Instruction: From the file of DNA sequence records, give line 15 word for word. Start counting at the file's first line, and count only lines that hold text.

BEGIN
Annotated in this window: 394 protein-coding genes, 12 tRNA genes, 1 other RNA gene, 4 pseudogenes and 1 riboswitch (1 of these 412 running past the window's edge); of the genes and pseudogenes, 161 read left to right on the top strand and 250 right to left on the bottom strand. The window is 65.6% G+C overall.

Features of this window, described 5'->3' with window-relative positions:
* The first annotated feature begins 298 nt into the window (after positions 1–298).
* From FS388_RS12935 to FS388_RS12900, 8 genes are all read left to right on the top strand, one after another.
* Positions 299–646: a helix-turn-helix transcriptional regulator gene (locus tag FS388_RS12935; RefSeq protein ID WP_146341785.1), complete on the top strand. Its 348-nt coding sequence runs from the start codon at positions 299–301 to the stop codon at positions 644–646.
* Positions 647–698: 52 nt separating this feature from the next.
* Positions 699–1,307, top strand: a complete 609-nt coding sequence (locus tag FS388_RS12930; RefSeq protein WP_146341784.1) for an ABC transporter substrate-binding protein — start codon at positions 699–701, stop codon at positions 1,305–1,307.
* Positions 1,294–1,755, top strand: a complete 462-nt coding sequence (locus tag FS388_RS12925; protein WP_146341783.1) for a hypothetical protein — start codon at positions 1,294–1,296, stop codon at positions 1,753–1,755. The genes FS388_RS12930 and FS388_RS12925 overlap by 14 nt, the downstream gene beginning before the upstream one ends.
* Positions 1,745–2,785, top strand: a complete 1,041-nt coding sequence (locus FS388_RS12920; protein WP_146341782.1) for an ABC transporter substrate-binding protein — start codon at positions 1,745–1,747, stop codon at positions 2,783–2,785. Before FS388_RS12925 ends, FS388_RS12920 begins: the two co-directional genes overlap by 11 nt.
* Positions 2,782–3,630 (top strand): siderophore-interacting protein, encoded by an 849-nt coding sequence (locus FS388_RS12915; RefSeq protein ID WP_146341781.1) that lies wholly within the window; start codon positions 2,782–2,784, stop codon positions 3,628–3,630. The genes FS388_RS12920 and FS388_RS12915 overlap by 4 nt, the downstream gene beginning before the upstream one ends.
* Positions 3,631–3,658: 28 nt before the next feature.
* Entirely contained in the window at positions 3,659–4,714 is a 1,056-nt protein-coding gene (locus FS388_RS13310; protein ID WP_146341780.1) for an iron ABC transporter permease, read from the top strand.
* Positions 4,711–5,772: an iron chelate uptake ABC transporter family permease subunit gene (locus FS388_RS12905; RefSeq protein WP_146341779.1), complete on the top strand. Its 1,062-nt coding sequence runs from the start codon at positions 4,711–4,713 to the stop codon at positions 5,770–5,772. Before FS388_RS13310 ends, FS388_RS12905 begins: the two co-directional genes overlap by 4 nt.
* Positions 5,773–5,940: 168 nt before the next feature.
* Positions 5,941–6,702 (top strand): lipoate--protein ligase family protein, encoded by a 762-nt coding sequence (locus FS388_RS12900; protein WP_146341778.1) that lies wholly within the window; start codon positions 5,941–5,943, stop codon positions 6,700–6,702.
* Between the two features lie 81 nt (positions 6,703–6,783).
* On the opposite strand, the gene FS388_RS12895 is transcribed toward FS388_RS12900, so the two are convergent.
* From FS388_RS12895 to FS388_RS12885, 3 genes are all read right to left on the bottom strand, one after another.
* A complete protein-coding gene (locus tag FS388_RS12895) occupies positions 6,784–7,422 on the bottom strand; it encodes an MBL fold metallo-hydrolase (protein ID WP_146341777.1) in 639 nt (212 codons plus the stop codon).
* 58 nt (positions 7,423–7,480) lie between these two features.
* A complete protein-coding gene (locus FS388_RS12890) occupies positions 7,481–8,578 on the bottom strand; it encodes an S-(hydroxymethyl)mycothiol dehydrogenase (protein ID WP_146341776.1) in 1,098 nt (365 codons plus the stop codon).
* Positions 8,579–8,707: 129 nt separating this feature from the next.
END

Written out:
* Positions 5,941–6,702 (top strand): lipoate--protein ligase family protein, encoded by a 762-nt coding sequence (locus FS388_RS12900; protein WP_146341778.1) that lies wholly within the window; start codon positions 5,941–5,943, stop codon positions 6,700–6,702.